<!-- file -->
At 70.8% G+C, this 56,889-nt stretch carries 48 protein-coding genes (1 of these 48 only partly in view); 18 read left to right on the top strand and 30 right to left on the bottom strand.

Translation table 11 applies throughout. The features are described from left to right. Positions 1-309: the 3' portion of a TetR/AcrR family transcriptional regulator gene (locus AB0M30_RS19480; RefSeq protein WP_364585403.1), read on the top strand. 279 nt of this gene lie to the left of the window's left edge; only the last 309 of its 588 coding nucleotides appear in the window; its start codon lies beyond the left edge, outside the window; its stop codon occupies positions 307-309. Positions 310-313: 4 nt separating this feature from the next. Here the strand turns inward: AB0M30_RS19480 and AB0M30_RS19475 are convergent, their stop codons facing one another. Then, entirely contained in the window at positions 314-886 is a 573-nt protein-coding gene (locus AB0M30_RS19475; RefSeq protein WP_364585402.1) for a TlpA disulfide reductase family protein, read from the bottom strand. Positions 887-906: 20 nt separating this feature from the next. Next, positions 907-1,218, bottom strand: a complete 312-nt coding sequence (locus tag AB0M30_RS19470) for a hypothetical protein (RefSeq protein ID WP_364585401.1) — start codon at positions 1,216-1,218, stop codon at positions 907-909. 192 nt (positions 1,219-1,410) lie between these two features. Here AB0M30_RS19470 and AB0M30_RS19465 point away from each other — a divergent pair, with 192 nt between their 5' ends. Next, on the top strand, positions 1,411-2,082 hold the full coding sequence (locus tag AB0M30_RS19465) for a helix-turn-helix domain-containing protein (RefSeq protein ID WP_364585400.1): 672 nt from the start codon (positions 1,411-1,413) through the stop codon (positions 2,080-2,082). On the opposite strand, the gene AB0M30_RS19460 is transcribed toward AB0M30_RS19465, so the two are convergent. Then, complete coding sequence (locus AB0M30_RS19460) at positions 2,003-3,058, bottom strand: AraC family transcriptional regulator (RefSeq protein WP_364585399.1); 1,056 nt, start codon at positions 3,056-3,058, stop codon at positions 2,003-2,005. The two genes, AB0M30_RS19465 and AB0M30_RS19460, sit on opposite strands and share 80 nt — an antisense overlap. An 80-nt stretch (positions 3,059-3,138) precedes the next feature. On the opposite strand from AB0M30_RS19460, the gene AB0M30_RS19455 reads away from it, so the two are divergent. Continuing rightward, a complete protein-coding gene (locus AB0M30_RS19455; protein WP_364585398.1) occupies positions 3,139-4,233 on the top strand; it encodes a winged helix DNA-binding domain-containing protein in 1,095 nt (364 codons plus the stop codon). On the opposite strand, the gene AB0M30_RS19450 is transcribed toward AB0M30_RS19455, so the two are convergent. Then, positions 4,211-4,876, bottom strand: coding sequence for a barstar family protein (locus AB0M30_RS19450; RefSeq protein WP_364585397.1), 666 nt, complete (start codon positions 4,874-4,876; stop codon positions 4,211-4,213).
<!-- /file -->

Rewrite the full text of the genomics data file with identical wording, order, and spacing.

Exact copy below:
At 70.8% G+C, this 56,889-nt stretch carries 48 protein-coding genes (1 of these 48 only partly in view); 18 read left to right on the top strand and 30 right to left on the bottom strand.

Translation table 11 applies throughout. The features are described from left to right. Positions 1-309: the 3' portion of a TetR/AcrR family transcriptional regulator gene (locus AB0M30_RS19480; RefSeq protein WP_364585403.1), read on the top strand. 279 nt of this gene lie to the left of the window's left edge; only the last 309 of its 588 coding nucleotides appear in the window; its start codon lies beyond the left edge, outside the window; its stop codon occupies positions 307-309. Positions 310-313: 4 nt separating this feature from the next. Here the strand turns inward: AB0M30_RS19480 and AB0M30_RS19475 are convergent, their stop codons facing one another. Then, entirely contained in the window at positions 314-886 is a 573-nt protein-coding gene (locus AB0M30_RS19475; RefSeq protein WP_364585402.1) for a TlpA disulfide reductase family protein, read from the bottom strand. Positions 887-906: 20 nt separating this feature from the next. Next, positions 907-1,218, bottom strand: a complete 312-nt coding sequence (locus tag AB0M30_RS19470) for a hypothetical protein (RefSeq protein ID WP_364585401.1) — start codon at positions 1,216-1,218, stop codon at positions 907-909. 192 nt (positions 1,219-1,410) lie between these two features. Here AB0M30_RS19470 and AB0M30_RS19465 point away from each other — a divergent pair, with 192 nt between their 5' ends. Next, on the top strand, positions 1,411-2,082 hold the full coding sequence (locus tag AB0M30_RS19465) for a helix-turn-helix domain-containing protein (RefSeq protein ID WP_364585400.1): 672 nt from the start codon (positions 1,411-1,413) through the stop codon (positions 2,080-2,082). On the opposite strand, the gene AB0M30_RS19460 is transcribed toward AB0M30_RS19465, so the two are convergent. Then, complete coding sequence (locus AB0M30_RS19460) at positions 2,003-3,058, bottom strand: AraC family transcriptional regulator (RefSeq protein WP_364585399.1); 1,056 nt, start codon at positions 3,056-3,058, stop codon at positions 2,003-2,005. The two genes, AB0M30_RS19465 and AB0M30_RS19460, sit on opposite strands and share 80 nt — an antisense overlap. An 80-nt stretch (positions 3,059-3,138) precedes the next feature. On the opposite strand from AB0M30_RS19460, the gene AB0M30_RS19455 reads away from it, so the two are divergent. Continuing rightward, a complete protein-coding gene (locus AB0M30_RS19455; protein WP_364585398.1) occupies positions 3,139-4,233 on the top strand; it encodes a winged helix DNA-binding domain-containing protein in 1,095 nt (364 codons plus the stop codon). On the opposite strand, the gene AB0M30_RS19450 is transcribed toward AB0M30_RS19455, so the two are convergent. Then, positions 4,211-4,876, bottom strand: coding sequence for a barstar family protein (locus AB0M30_RS19450; RefSeq protein WP_364585397.1), 666 nt, complete (start codon positions 4,874-4,876; stop codon positions 4,211-4,213).